Martin Lewis tip helps couple secure £1,037 rebate – check if you can claim | Personal Finance | Finance


A couple managed to secure a £1,037 rebate after following a tip from Money Saving Expert founder .

The rebate came through the Government’s Marriage Tax Allowance, which enables married couples or those in a civil partnership to reduce their tax bill by up to £252 a year.

With many forms of tax, people can backdate claims by as many as four years before the current tax year.

However, the current tax year ends on April 5, which means if people claim before this date, they can get their marriage tax allowance for the 2019-20 tax year, assuming they were eligible for it.

In the latest Money Saving Expert (MSE) newsletter, the team wrote: “If you’re married/civil partnered and one of you is a basic 20 percent taxpayer and the other’s a non-income taxpayer, you’ve just 3 DAYS to apply for marriage tax allowance before losing up to £250 for the 2019/20 tax year. (sic)

“It’s quick and easy, as our success of the week Paul found.”

Paul was then quoted to say: “After seeing Martin talk about the marriage tax allowance on TV, we applied using the Government Gateway. Four days later, we received a cheque for £1,037. Thank you, we watch every show.”

How does Marriage Allowance work?

Marriage Allowance lets people transfer £1,260 of their personal allowance to their husband, wife or civil partner.

This reduces their tax by up to £252 in the tax year from April 6 to April 5 the next year. To benefit as a couple, the lower earner must normally have an income below the Personal Allowance, which is usually £12,570.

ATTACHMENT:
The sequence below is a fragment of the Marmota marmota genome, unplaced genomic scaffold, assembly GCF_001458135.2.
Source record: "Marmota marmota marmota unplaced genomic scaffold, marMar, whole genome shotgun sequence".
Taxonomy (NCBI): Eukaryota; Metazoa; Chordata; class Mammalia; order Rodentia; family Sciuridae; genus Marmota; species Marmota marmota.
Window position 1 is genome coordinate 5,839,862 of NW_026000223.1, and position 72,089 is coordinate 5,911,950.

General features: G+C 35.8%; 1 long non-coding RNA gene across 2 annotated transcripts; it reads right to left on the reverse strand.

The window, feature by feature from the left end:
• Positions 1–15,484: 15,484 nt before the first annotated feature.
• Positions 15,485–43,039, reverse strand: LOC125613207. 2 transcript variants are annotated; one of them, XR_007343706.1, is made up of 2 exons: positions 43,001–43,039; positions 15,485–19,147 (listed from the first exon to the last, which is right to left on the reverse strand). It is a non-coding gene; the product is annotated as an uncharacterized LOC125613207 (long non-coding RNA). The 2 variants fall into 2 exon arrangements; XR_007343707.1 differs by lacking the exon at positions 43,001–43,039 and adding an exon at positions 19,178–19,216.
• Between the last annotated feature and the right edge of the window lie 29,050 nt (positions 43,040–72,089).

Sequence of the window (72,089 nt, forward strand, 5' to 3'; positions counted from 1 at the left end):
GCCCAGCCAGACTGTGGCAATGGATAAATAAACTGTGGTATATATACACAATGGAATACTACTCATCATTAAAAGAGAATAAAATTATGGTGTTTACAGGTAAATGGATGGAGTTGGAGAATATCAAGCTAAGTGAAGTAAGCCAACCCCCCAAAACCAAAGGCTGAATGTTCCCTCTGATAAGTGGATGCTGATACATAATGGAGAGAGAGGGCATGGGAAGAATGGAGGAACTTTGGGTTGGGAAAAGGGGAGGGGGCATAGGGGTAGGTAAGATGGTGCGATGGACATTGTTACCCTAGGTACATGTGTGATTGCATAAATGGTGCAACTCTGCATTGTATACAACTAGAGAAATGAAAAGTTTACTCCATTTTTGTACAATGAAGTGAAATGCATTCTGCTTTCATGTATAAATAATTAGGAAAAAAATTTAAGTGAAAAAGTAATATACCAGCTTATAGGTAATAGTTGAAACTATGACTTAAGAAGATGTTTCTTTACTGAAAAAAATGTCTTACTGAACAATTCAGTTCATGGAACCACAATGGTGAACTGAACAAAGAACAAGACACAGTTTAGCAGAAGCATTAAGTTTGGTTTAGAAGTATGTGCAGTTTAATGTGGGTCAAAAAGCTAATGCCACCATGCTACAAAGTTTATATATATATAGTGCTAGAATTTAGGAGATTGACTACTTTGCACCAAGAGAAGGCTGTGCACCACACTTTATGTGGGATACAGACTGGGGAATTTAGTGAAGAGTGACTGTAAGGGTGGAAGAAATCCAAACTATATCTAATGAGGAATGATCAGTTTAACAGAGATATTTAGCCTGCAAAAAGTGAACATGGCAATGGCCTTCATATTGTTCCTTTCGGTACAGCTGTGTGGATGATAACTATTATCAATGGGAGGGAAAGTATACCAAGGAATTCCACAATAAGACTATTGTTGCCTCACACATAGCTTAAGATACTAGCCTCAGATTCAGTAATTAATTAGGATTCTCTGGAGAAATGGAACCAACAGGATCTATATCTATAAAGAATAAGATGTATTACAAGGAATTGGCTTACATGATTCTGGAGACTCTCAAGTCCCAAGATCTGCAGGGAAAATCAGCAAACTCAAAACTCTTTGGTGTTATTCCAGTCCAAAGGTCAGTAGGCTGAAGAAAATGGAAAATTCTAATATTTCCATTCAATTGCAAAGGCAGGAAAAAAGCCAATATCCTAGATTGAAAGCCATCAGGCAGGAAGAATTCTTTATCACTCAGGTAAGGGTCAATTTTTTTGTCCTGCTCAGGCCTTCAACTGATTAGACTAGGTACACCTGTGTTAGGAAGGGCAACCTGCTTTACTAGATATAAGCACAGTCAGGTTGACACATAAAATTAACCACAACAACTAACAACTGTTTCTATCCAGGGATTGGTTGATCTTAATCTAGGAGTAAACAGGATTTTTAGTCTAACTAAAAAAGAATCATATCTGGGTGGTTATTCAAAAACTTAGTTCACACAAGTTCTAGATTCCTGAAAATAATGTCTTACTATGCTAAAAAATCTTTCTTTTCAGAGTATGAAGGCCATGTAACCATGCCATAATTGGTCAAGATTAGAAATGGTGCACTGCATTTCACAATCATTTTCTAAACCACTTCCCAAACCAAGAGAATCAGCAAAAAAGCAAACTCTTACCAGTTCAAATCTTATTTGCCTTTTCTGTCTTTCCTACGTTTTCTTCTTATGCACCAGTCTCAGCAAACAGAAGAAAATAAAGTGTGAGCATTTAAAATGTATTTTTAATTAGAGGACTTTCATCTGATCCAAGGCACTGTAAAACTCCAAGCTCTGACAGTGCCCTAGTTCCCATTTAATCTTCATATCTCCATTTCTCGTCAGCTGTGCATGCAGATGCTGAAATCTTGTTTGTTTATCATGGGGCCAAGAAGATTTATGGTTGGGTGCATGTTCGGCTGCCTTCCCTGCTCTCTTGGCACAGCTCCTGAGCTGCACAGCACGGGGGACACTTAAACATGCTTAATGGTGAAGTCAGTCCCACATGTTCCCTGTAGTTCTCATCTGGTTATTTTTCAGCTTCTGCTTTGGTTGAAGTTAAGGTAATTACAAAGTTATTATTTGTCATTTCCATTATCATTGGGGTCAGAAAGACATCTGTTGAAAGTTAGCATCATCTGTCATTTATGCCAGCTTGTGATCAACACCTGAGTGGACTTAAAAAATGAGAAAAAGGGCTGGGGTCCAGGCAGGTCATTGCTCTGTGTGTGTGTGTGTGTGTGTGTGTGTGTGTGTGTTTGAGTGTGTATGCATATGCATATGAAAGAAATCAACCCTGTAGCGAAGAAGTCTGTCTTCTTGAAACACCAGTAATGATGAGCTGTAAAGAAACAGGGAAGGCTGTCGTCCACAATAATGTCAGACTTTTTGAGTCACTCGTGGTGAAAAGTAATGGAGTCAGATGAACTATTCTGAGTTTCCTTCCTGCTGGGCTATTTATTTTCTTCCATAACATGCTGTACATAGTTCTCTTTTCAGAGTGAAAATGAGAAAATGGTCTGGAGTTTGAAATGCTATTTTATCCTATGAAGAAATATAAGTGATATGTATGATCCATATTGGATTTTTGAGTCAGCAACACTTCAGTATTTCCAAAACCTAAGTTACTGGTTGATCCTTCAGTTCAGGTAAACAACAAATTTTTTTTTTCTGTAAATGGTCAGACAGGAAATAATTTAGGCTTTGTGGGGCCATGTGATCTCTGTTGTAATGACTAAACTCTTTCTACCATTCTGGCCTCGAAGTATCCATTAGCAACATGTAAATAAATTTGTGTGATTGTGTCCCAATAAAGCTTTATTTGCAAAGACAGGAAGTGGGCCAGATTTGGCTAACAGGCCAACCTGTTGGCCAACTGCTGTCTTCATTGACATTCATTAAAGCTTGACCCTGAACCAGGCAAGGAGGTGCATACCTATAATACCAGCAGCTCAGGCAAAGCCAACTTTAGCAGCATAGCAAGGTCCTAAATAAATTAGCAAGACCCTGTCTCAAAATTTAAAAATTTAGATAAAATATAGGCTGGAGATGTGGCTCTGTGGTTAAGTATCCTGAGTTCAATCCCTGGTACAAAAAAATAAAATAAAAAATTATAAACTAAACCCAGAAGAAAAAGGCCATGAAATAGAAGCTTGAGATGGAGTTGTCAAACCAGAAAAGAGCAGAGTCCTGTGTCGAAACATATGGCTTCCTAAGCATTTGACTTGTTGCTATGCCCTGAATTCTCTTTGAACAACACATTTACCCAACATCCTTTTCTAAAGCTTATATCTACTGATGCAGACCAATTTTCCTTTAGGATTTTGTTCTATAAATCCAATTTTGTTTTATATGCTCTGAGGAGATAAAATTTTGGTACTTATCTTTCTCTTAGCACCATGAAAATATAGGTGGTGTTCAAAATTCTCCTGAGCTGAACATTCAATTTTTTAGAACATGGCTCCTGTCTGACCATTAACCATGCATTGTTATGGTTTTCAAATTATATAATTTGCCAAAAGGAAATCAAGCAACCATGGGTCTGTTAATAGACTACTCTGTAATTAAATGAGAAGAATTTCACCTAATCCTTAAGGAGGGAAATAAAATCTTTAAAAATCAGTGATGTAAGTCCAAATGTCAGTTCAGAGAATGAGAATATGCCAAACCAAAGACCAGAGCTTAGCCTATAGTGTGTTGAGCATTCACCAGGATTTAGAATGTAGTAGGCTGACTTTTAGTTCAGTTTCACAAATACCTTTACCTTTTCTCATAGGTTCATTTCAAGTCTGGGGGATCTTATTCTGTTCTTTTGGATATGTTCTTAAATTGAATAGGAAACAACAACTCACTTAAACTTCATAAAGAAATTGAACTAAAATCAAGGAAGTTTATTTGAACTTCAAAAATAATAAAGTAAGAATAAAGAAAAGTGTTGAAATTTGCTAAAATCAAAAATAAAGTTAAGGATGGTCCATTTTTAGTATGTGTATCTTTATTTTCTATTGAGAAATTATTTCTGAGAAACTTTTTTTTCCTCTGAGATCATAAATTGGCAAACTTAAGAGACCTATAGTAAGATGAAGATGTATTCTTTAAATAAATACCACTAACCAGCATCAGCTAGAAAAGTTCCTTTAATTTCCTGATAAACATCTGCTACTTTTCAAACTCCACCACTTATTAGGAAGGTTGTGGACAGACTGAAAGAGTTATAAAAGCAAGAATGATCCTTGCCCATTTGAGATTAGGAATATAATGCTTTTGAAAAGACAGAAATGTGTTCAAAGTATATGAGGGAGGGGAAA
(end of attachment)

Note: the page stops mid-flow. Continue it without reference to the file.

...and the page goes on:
People can calculate how much tax they could save as a couple by using the Government’s calculator.

It should be noted that, when a portion of a person’s personal allowance is transferred to their partner, they might have to pay more tax themselves. However, as a couple, they could still end up paying less overall.

If both have no income other than their wages, then the person who earns the least should make the claim.

Mr Lewis previously raised the alert about the allowance on ITV’s This Morning show, stating that while “almost everybody eligible” will be better off by claiming, it depends on how much the taxpayer earns to know if they’ll benefit.

Mr Lewis explained: “If the taxpayer earns over £14,000 a year, you’re better off.

“If the taxpayer earns somewhere between £12,570 and £14,000 and the non-taxpayer is only just beneath the threshold where they pay tax, then they might be giving 10 percent of their tax-free threshold to them.

“They’re not going to use it all and they’ll be charged and taxed on more, so it can be worse off in that case.

“But it’s a very, very narrow band of people who are near, who are low earners, both low earners, both near the threshold – one just below, one just above – where it may not work.”

However, he noted: “An enormous majority of people where there’s a non-taxpayer and a taxpayer will be better off doing this.”


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